Tests reveal first cancer victim in Norway

Apr 27, 2008

DNA and X-ray tests of two bodies dated back to the year 834 have revealed the first case of cancer in the history of Norway, researchers say.

University of Oslo Anatomy Professor Per Holck said tests of the two female bodies found buried in the Oseberg, a Viking ship found in Norway in the early 1900s, showed one of the women had cancerous tumors in her bones, Aftenposten reported Saturday.

"We see here the first known case of cancer in this country," Holck said.

Holck said the cancer could have been breast or uterine cancer and appeared to have spread to the point where the woman had little chance to live.

"Even today she would have had little chance of recovery," he said.

The tests on the bodies also indicated the women were likely stronger than modern women and that both lived hard lives.

Aftenposten said the tests' results also offered contradictory evidence to a previous claim that one of the women was likely the paternal grandmother of Norway's first king, Harald Harfagre.

Copyright 2008 by United Press International

Explore further: Experts examine bones as Spain hunts for Cervantes' remains (Update)

add to favorites email to friend print save as pdf

Related Stories

Gullies on Vesta suggest past water-mobilized flows

22 minutes ago

(Phys.org)—Protoplanet Vesta, visited by NASA's Dawn spacecraft from 2011 to 2013, was once thought to be completely dry, incapable of retaining water because of the low temperatures and pressures at its ...

Invention slows water evaporation, generates energy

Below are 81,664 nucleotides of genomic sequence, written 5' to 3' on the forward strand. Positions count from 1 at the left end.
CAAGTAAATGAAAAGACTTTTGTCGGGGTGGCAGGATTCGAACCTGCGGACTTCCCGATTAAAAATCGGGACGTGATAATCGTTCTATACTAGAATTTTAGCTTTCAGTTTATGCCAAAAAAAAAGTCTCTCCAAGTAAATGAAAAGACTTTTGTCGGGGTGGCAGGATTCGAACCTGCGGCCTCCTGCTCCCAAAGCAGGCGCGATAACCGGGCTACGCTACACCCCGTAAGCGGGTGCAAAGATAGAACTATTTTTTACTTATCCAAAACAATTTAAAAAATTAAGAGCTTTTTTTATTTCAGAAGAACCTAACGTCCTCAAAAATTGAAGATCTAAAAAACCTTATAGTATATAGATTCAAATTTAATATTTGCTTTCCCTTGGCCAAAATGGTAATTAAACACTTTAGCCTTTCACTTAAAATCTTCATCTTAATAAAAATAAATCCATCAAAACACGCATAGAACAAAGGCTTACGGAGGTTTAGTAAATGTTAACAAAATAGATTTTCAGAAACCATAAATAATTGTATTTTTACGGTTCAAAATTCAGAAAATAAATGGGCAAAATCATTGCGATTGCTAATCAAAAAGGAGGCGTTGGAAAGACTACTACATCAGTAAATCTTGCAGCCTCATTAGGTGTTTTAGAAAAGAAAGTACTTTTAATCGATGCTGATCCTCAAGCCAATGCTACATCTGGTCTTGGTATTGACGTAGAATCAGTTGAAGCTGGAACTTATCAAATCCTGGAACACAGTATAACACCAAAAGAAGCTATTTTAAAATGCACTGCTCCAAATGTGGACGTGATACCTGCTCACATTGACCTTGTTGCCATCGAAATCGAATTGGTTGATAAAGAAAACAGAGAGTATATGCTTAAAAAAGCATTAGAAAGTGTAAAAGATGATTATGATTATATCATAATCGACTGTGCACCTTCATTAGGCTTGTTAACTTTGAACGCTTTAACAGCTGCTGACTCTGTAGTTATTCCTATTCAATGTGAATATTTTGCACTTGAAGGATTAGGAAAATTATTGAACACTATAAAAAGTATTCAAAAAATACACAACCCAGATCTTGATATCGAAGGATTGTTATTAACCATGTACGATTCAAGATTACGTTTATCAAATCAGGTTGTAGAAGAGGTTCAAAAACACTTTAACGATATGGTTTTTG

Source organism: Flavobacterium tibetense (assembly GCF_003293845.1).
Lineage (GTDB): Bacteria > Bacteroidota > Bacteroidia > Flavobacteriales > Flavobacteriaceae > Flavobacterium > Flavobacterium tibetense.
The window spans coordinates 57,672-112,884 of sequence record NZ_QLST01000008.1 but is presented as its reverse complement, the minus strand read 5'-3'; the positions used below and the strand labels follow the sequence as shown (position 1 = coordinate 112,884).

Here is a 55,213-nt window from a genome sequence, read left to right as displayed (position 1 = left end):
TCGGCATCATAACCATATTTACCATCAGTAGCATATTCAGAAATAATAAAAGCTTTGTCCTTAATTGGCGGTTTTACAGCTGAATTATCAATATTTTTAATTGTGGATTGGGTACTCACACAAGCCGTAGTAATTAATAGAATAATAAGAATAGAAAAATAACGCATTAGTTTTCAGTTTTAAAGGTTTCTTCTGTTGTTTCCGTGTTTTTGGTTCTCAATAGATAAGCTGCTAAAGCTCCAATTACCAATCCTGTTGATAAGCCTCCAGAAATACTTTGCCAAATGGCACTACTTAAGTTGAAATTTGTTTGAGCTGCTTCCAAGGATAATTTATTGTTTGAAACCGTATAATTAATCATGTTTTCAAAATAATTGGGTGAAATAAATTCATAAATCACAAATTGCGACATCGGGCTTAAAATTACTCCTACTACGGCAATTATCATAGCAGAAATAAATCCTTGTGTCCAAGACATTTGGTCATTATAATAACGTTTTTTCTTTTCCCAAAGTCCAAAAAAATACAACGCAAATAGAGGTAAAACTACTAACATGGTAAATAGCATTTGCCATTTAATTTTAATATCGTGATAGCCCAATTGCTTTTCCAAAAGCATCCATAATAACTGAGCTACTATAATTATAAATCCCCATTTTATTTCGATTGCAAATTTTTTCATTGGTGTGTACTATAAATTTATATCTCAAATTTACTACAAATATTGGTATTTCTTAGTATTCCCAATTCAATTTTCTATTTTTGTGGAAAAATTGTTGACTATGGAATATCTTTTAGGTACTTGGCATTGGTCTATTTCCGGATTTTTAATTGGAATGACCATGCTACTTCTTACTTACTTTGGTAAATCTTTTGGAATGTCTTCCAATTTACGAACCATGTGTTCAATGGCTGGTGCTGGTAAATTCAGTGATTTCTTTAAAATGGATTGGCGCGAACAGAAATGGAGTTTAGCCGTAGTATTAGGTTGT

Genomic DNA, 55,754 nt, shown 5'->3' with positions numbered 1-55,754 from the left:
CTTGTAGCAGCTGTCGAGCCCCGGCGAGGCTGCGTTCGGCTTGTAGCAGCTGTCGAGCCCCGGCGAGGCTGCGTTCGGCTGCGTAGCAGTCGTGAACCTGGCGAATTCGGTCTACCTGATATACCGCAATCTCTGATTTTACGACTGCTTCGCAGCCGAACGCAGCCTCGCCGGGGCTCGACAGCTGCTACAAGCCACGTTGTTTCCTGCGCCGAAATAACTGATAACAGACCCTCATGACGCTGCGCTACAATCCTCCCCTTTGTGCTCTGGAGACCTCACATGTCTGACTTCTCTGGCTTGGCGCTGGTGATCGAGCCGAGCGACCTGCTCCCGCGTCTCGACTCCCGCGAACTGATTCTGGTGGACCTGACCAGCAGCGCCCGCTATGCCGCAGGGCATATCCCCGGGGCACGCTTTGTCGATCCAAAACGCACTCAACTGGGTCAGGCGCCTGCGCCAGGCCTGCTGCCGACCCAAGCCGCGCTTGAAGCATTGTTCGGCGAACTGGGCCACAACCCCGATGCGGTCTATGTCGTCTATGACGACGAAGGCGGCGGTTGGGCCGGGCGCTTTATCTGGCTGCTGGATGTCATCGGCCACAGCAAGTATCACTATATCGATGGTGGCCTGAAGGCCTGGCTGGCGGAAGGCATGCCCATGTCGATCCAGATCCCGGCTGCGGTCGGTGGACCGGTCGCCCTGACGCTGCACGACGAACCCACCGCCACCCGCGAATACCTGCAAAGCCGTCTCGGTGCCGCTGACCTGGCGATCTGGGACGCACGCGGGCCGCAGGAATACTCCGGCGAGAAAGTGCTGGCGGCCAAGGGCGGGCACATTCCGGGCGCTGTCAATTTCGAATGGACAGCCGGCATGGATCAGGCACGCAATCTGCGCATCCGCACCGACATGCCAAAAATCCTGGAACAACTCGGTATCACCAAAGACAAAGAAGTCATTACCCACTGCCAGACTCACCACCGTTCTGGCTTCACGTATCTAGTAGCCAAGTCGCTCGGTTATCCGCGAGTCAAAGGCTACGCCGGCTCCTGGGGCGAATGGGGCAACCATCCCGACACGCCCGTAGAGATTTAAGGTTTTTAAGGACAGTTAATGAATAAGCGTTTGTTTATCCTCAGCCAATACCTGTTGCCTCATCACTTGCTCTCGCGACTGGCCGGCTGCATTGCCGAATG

32 minutes ago

A new technology invented at the University of Arizona offers a positive environmental impact by slowing the evaporation of water from bodies of water such as mining tailings ponds and reservoirs, while simultaneously ...

Geologists solve mystery of Tibetan mountains

34 minutes ago

In the most comprehensive study of its kind, University of Kansas geologists have unraveled one of the geologic mysteries of Tibet. The research, recently published online in Nature Geoscience, shows that i ...

Nanotechnology changes behavior of materials

2 minutes ago

One of the reasons solar cells are not used more widely is cost—the materials used to make them most efficient are expensive. Engineers are exploring ways to print solar cells from inks, but the devices ...

'Predicted' zeolites may fuel efficient processes

12 minutes ago

(Phys.org)—Scientists at Rice University and the University of Minnesota have identified synthetic materials that may purify ethanol more efficiently and greatly improve the separation of long-chain hydrocarbons ...

Recommended for you

Kennewick Man's DNA likely that of a Native

Jan 20, 2015

Nearly two decades after the ancient skeleton called Kennewick Man was discovered on the banks of the Columbia River, the mystery of his origins appears to be nearing resolution.

User comments : 2

Adjust slider to filter visible comments by rank

Display comments: newest first

DeeSmith
not rated yet Apr 27, 2008
Tsk Tsk.

Primary tuberculosis of bone mimicking a lytic bone tumor. J Pediatr Hematol Oncol. 2007 Mar;29(3):198-202.

It wouldn't be the first time that archeological medical diagnosis of bone cancer was confused with skeletal TB. It would be MUCH more probable as a diagnosis in this time period, in Norway.
mark00
not rated yet Mar 01, 2009
the article tells of the two women being from the 1900s. Yet the title states they were of year 834? which is it?

Please sign in to add a comment. Registration is free, and takes less than a minute. Read more

Click here to reset your password.
Sign in to get notified via email when new comments are made.